Today I worked on and finished the beadwork on my faux jade charms fringy bracelet. I’ve ordered some brass and silver Chinese coin charms from Fire Mountain Gems and they should be arriving sometime this week. I want to make a clasp with one of the coins.
The fabric is a painted and stamped piece from an Art Day with friends in June. I really enjoyed transforming a white piece of muslin into colorful fabric.
Using Aleene’s Jewel-it, I glued some polymer clay pieces onto Pellon Peltex 70, an extra firm stabilizer I purchased at Joann Fabric’s. I’m hoping it’s not too stiff for the beadwork I’ll be adding around the pieces. I’ll also probably tone down the white color with some fabric paint. Has anyone ever used this for beadwork?
This first piece was created from a cane I made a long time ago at one of my guild meetings. My friend, Judy, showed us how to make this cane. I think it’s a variation of this scrap feather cane. I didn’t reduce the cane and stretched a slice over some scrap clay to make what looks to me like a cocoon. When I bead around it, I want to enhance its organic feel. It will probably turn into a pendant.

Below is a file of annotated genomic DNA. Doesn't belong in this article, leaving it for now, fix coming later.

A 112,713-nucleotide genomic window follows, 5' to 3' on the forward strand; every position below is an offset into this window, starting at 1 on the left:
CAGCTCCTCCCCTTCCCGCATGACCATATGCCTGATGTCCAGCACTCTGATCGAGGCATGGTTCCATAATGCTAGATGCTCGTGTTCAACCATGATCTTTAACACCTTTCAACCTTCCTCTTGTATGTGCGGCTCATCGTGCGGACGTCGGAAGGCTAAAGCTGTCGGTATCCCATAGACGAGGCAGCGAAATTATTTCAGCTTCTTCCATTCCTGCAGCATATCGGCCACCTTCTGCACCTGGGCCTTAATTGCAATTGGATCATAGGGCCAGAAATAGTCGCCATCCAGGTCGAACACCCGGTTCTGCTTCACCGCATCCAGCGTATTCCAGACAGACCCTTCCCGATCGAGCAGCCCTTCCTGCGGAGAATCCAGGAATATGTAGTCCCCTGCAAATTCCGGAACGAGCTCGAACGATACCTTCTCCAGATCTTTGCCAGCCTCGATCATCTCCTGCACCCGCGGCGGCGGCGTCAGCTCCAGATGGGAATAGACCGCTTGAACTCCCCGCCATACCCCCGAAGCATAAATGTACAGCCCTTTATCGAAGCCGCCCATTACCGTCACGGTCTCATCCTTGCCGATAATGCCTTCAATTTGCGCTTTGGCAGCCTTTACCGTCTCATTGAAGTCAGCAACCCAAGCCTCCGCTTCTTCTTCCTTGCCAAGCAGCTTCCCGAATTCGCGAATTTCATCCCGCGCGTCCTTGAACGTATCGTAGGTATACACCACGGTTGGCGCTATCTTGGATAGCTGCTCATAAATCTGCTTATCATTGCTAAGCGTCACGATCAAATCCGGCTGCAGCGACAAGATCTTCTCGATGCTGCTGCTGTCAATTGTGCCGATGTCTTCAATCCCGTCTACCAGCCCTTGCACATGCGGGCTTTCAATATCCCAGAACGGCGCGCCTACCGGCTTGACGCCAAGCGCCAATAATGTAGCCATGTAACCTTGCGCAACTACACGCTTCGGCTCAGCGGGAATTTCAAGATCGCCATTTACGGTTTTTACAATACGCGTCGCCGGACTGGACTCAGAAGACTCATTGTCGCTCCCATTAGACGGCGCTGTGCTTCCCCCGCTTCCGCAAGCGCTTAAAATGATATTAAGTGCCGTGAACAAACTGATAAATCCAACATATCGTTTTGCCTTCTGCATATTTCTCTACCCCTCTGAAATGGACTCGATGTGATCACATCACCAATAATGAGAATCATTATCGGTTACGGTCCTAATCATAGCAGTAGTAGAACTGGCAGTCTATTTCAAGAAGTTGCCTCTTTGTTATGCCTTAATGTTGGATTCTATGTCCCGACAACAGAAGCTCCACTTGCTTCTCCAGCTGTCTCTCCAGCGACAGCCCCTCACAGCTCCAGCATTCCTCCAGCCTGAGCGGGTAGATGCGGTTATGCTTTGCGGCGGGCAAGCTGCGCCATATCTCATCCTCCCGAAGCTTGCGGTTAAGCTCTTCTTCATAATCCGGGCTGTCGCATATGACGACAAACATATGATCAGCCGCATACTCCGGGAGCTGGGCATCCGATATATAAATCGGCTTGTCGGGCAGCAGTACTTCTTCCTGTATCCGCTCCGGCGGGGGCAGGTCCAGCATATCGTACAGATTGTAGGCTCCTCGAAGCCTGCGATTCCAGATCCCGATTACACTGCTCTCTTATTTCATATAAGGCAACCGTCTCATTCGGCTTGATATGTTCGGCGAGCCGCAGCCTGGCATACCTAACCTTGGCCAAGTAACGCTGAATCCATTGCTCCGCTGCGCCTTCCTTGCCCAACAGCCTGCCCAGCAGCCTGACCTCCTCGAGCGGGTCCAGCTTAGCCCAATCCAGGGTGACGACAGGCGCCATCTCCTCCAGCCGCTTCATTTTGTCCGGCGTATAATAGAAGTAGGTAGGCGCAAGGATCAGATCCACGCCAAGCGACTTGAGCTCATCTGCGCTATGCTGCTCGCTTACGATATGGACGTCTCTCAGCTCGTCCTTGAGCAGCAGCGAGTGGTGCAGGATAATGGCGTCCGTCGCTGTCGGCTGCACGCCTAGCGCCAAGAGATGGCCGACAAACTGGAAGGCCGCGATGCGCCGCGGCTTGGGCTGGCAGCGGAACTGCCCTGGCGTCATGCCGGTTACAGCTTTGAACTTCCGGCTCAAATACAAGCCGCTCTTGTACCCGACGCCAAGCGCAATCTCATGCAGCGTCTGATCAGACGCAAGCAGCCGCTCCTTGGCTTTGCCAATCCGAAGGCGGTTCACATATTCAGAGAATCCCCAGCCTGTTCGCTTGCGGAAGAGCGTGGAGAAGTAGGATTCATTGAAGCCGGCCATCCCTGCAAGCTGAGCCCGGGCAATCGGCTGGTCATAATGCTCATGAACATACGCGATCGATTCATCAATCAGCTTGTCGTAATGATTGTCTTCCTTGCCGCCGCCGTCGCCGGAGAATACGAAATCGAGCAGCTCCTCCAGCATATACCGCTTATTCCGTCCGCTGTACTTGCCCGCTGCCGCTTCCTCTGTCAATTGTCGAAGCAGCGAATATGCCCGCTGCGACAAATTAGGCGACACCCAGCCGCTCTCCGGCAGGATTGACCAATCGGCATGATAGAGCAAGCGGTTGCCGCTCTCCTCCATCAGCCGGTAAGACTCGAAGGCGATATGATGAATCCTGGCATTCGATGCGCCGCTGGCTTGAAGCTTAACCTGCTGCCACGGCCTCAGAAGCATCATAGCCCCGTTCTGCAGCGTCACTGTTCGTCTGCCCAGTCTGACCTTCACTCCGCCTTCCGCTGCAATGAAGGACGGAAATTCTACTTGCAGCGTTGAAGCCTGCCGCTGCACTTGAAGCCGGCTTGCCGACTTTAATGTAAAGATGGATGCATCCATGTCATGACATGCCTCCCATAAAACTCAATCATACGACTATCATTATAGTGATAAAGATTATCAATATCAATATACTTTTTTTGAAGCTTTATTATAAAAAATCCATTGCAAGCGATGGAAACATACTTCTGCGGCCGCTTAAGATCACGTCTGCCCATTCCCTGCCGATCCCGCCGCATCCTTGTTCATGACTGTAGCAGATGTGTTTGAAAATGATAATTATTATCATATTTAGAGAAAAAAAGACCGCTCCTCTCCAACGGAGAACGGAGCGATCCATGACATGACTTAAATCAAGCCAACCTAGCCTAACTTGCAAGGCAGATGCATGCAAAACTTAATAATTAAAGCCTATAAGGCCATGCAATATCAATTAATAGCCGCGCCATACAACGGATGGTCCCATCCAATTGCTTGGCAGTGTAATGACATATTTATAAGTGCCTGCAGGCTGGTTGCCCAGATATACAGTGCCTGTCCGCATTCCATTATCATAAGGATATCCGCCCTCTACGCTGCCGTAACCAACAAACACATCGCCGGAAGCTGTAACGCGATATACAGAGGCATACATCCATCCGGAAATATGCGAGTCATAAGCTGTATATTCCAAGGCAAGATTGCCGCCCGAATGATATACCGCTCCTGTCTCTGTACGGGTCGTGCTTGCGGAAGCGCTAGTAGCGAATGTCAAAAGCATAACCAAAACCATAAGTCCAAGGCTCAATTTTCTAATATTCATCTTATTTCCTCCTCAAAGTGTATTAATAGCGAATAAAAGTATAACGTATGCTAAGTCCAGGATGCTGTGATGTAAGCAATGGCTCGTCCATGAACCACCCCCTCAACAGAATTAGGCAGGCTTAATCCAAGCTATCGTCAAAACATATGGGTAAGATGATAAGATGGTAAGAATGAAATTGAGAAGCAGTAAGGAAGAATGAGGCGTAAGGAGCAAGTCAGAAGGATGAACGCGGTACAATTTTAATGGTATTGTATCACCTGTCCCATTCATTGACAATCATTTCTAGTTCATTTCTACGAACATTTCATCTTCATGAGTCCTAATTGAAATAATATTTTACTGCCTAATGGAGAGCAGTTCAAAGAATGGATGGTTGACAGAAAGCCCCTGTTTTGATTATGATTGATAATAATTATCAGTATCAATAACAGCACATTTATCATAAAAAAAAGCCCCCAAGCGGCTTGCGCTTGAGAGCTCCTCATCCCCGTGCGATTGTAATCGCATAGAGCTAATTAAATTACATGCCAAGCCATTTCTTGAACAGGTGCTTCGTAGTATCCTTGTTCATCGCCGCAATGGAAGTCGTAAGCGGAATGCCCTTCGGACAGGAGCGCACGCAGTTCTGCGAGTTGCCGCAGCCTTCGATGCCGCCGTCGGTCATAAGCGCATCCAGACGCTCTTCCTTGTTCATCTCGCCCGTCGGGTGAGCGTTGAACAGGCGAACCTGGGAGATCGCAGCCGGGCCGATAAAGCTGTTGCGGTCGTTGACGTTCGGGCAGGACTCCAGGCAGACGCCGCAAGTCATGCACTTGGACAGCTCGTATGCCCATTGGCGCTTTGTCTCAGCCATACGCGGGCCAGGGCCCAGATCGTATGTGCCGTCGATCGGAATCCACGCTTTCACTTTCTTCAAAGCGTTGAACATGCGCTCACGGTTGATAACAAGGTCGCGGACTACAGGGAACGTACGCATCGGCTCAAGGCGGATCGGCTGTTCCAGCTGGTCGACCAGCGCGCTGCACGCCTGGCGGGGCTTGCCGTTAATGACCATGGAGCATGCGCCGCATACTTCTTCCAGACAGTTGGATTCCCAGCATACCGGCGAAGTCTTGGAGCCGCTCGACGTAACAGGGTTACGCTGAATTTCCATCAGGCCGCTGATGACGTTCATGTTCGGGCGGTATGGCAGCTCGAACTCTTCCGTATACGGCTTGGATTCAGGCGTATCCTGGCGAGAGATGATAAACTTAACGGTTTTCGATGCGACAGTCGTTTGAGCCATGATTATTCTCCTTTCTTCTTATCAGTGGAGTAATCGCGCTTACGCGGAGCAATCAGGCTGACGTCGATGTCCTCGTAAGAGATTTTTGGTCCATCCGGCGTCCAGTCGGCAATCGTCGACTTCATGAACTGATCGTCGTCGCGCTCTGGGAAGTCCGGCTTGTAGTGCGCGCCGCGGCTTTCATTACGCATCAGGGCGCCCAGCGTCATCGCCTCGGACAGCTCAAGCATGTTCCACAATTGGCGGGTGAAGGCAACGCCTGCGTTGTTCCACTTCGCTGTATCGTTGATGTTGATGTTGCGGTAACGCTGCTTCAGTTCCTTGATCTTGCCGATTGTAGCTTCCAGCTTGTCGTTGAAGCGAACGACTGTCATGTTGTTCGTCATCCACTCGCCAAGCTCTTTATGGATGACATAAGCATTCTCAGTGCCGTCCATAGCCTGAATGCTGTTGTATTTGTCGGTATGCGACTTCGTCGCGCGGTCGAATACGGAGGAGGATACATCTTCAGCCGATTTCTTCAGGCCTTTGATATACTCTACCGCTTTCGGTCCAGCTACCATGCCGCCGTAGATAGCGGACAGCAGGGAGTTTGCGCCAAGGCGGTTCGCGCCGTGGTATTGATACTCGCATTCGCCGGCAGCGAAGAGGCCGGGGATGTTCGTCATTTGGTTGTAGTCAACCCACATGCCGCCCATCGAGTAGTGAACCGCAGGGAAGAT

This polymer clay cabochon was created from the mokume gane stack I used to make these earrings. Another pendant, perhaps for a free-form necklace.
More pieces from that mokume gane stack. These will be made into earrings.
A couple of weeks ago, I was organizing my polymer clay stuff in my studio when I found a bag of faux jade I had mixed up years ago at one of my guild meetings. So, I got out my rubber stamps and paint and had some fun making beads and charms for jewelry. I was playing around with different combinations when I decided to create a fringy bracelet with some of the bead charms I had made. I love fringy bracelets and have been making them for years. As I find myself moving into a more improv, freeform style with my jewelry, this type of bracelet fits perfectly with my interests and taste.
Going with the ancient look of the faux jade charms, I chose some matte/opaque disc shaped beads: African opal, coral, palmwood along with jade and turquoise heishe and rectangle fossilized coral beads. The fossilized beads are great. Some have starburst patterns and others look like they’re covered in ancient script in various color combinations of oranges, ambers and tan.
The design possibilities of these bracelets are endless. I have so much fun creating them that I’ve often thought of offering to make custom fringy bracelets with a person’s favorite charms, beads and ephemera.
My workstation won’t be this neat by the end of my project. As I beaded, I thought about a clasp. A Chinese coin toggle clasp would be perfect to finish this bracelet. If I can’t find one, I’ll make one then. Hmmm, I’ve been meaning to use that package of PMC…